CE & Appliance Suppliers Impacted By Surging Dollar
Distributors, many who were caught out by the slump in the Australian dollar to a low of US$0.53 in early March, resulting in several of them, especially in the Hi Fi market, raising prices immediatly on stock in hand by up to 15%, are now reaping the benefit of a big rally in the Australian dollar.
With the currency back at pre-pandemic levels, it’s not known whether distributors will simply pocket the price rise or hedge new stock more conservable claims analysts who believe that several distributors have pocketed large gains with many reporting big jumps in sales during March when the dollar was falling.
The bad news is that strategists are not confident the gains will last with more volatility on the horizon.
An avalanche of bleak economic data and depressed corporate earnings could just as easily upend the quick rise in the dollar to US65.35¢ yesterday from March lows.
Back in February the dollar was trading at US67.06¢ on February 20 to a low of US55.11¢ on March 19, this was a slump of 17.8 per cent.
A stronger than expected March quarter inflation reading, where the headline consumer price index printed at its highest level since 2014, added more support to the Australian dollar on Wednesday.
Westpac senior economist Sean Callow said the currency has a close correlation with Wall Street.
The S&P 500 “is probably the most important measure of global risk appetite and it looks as though the Australian dollar once again, after all these decades, is still the most preferred barometer of risk appetite in the currency markets,” he said.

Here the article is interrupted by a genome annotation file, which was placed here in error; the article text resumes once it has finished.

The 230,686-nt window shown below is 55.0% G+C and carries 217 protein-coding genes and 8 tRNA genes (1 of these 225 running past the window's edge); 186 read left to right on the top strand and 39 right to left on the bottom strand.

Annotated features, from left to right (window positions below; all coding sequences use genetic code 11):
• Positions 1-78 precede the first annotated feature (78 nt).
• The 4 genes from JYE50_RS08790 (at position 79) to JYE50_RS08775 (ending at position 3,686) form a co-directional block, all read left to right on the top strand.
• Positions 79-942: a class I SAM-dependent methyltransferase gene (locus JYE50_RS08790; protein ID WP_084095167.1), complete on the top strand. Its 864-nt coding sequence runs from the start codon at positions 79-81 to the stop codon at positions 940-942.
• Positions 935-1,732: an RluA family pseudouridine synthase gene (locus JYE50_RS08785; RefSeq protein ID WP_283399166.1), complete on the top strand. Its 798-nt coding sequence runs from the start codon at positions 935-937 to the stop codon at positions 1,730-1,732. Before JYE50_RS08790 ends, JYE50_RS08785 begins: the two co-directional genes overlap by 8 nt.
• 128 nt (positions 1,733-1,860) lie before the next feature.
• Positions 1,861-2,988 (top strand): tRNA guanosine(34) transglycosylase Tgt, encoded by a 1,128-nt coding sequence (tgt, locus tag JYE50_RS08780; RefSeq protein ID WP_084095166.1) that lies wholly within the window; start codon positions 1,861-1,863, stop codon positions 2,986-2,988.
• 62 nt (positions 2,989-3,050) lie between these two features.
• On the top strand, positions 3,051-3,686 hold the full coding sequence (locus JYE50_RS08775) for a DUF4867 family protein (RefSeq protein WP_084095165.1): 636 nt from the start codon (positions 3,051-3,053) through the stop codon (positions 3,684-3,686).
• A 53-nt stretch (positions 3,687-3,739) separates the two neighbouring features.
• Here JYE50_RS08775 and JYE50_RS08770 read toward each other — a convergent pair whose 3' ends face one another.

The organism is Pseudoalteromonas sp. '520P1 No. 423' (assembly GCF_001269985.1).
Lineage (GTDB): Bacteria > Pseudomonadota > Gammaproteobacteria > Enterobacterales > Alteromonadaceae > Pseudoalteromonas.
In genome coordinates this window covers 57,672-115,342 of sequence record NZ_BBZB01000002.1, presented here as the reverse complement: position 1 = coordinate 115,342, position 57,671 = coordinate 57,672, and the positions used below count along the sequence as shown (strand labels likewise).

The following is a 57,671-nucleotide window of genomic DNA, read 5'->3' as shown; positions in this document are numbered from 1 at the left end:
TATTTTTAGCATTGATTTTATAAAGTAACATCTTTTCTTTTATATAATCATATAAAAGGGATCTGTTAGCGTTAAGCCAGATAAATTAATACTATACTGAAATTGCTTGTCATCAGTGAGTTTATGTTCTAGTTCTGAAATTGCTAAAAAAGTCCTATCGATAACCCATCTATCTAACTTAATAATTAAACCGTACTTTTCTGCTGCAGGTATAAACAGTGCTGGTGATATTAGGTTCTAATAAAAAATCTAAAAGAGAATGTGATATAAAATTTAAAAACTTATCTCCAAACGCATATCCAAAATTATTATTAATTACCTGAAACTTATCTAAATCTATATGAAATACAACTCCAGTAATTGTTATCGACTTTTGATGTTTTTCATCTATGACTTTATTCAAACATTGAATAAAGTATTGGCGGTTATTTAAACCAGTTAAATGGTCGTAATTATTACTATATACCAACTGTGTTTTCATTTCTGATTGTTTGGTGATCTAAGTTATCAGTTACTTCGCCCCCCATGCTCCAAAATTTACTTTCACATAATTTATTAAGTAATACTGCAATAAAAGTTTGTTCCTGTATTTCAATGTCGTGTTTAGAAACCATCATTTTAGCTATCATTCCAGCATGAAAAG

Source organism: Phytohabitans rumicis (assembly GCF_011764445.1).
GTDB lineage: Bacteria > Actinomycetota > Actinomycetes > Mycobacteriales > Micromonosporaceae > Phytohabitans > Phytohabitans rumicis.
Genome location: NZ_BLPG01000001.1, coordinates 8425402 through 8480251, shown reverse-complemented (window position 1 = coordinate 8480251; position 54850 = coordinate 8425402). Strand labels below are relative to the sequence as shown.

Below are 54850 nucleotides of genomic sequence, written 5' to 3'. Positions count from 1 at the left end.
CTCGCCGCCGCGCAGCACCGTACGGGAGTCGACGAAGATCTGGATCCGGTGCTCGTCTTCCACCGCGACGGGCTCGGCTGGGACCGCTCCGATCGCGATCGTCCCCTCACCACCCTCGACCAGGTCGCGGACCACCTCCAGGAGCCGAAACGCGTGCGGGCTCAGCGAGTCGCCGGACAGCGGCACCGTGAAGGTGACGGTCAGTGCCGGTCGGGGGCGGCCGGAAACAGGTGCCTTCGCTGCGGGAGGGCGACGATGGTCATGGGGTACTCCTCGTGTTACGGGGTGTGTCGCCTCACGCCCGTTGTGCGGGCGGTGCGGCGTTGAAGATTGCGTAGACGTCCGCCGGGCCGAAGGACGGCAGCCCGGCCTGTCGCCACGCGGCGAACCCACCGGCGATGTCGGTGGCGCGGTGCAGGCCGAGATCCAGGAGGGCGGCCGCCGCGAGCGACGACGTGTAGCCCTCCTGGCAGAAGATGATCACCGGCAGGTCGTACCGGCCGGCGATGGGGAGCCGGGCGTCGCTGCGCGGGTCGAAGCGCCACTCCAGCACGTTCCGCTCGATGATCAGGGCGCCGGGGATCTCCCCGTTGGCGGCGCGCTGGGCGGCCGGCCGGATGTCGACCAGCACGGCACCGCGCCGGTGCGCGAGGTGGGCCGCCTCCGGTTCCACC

The advance in the Australian dollar is equally connected to the size of Australia’s direct fiscal response to the pandemic, which is so far equivalent to about 10 per cent of GDP and one of the largest of the Group of 10 economies, according to Commonwealth Bank.
National Australia Bank upgraded its medium-term forecasts for the Australian dollar on Monday. It expects the currency to hit US72¢ by the end of 2021, from its previous forecast of US71¢.
“If China is going to lead a global recovery, then that probably means that key commodity prices will be firm for Australia. The outlook is at least moderately positive if we have a global recovery,” said NAB’s head of foreign exchange strategy, Ray Attrill.
In the short term, the outlook is far less certain. Although NAB has ruled out the Australian dollar trading below US60¢ on a sustainable basis in the June quarter, it is worried about the risk of an emerging markets funding crisis.
“A lot of things that the Federal Reserve has done have gone a long way to alleviating funding stresses,” said Mr Attrill. But some hedge funds and emerging market countries with large US dollar-denominated debts can’t be resolved with a policy response, and so they pose a risk, he said.